Now, more than ever, we must prioritize our mental and physical health. In the past couple of weeks, Dr. Nancy Zucker, Director of the Duke Center for Eating Disorders, has observed that this pandemic has served as a wake-up call for many people with eating disorders. “Many of my patients aren’t eating enough, so their immune systems are already compromised. But our immune systems have to be top-notch right now. It’s a sobering reality check about how all of us are taking care of ourselves.” This care that we need doesn’t come by beating our bodies into submission, but by eating when we’re hungry, exercising mindfully and seeking fulfillment rather than furthering our stress through ultimately unfulfilling goals.
How can you take advantage of these circumstances rather than surrendering your mental health to them? Franca Alphin, M.P.H., a nutritionist at Duke Student Health, recommends several steps that were instrumental in my own recovery.
First and foremost, it’s important to maintain normalcy by establishing routines for ourselves. Try to wake up at the same time every day, follow your previous work or school schedule, take regular breaks, eat balanced meals, exercise now and then and get consistent sleep. Give yourself some grace with this—you don’t need a rigid structure—but a routine should help you feel a bit more in control of your daily life.
Next, connect with your support systems. Your closest friends may not be physically with you, but you still need those interactions and can easily ensure them through a text conversation, a phone call, or a Zoom chat. I still credit this as the single most important step to my recovery, so if you’re feeling alone, I’m always happy to listen if you want to reach out.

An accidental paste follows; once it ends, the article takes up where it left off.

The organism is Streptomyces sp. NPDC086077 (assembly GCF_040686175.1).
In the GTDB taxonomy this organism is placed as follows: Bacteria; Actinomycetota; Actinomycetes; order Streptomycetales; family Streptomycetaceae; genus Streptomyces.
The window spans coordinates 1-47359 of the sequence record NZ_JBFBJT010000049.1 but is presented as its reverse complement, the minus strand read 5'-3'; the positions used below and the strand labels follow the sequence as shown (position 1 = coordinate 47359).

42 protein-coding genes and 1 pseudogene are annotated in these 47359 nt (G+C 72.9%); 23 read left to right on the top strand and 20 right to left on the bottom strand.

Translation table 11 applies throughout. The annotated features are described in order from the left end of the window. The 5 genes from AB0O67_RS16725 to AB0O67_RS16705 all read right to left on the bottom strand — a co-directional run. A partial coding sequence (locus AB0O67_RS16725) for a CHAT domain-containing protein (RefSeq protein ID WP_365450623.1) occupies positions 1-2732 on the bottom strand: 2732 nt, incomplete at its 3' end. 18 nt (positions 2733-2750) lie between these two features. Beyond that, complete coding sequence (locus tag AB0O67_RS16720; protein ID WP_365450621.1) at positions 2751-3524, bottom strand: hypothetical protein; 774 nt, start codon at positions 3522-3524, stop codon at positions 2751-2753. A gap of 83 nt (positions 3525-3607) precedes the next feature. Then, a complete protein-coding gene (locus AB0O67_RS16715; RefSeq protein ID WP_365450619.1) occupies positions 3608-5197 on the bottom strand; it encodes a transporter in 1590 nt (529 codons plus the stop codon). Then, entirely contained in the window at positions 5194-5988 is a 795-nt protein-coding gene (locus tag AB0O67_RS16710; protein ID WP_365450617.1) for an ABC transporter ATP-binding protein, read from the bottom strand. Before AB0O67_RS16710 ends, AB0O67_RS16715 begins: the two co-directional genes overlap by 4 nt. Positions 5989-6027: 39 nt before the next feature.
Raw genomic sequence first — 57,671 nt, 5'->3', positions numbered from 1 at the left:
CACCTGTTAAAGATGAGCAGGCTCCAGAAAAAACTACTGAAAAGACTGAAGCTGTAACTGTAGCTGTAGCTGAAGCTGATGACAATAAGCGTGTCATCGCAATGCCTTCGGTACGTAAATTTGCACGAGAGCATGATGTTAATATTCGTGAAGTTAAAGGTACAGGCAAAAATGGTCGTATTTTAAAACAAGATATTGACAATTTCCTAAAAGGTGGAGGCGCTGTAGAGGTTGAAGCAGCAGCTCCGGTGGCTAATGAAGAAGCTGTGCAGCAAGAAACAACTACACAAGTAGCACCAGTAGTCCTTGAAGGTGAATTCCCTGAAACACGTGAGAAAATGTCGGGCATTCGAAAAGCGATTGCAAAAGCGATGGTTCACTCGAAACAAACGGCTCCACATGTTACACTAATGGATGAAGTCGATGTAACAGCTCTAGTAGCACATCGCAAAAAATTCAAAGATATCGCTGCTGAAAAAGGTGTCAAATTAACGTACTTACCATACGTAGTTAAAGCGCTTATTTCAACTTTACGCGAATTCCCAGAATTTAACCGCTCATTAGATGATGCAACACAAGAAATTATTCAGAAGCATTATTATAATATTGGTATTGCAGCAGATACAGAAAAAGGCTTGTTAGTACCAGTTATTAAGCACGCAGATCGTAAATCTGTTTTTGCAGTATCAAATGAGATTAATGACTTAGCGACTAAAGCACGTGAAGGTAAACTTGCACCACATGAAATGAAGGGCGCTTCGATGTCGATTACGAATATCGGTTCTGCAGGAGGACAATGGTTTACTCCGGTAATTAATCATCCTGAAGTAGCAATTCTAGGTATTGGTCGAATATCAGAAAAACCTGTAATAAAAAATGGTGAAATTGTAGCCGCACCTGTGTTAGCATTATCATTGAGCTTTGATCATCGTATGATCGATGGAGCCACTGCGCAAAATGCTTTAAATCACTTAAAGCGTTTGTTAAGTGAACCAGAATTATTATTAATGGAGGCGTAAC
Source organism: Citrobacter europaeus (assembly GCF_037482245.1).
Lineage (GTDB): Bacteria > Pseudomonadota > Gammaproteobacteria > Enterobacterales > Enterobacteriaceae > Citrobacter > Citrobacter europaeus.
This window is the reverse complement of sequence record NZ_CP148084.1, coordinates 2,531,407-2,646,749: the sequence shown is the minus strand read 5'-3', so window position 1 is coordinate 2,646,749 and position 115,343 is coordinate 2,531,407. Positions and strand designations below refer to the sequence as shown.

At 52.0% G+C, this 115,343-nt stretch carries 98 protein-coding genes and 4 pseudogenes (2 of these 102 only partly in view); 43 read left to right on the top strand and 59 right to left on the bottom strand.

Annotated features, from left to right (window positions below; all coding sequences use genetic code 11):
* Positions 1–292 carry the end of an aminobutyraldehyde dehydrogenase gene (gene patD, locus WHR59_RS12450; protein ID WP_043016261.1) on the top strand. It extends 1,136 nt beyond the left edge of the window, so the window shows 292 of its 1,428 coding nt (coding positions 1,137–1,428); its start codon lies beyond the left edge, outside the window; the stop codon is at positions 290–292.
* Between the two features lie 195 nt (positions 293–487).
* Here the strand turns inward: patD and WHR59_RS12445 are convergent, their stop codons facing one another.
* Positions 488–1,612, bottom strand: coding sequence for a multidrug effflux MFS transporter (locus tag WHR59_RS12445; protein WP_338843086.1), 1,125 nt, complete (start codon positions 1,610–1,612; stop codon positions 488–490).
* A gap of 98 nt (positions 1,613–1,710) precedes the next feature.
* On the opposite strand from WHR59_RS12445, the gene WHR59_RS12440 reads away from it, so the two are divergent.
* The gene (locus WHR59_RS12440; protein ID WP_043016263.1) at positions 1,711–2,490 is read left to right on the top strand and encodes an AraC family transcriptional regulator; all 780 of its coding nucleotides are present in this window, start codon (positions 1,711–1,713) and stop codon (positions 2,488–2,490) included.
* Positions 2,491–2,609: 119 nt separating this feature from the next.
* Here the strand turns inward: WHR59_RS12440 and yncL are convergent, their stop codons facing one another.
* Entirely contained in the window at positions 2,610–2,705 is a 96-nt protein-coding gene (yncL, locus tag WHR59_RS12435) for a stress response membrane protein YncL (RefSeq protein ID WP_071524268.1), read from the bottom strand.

Finally, consciously make your mental wellbeing a priority. This is a great time to try a habit you’ve always wanted to pick up, like meditating or journaling. With self-reflection, you can become more aware of your emotional patterns, which may decrease your desire to emotionally eat and allow you to forgive yourself when you do. If you’d like to watch some videos about food fixation, body image or weight fluctuation—I watched a ton of YouTube during my recovery to help make sense of my struggles—I’d recommend these people.
And if all else fails? In Alphin’s words, “Show self-compassion. Beating yourself up won’t make you feel better. We’re all doing the best we can.”
Our bodies can and will change throughout our lives. You will gain weight at some point, perhaps even during quarantine. Maybe you’ll lose it. Maybe you won’t. And maybe, just maybe, you can learn to be happy regardless.
Rebecca Torrence is a Trinity junior. Her column runs on alternate Fridays. If you want to connect with her, send her an email at email@example.com.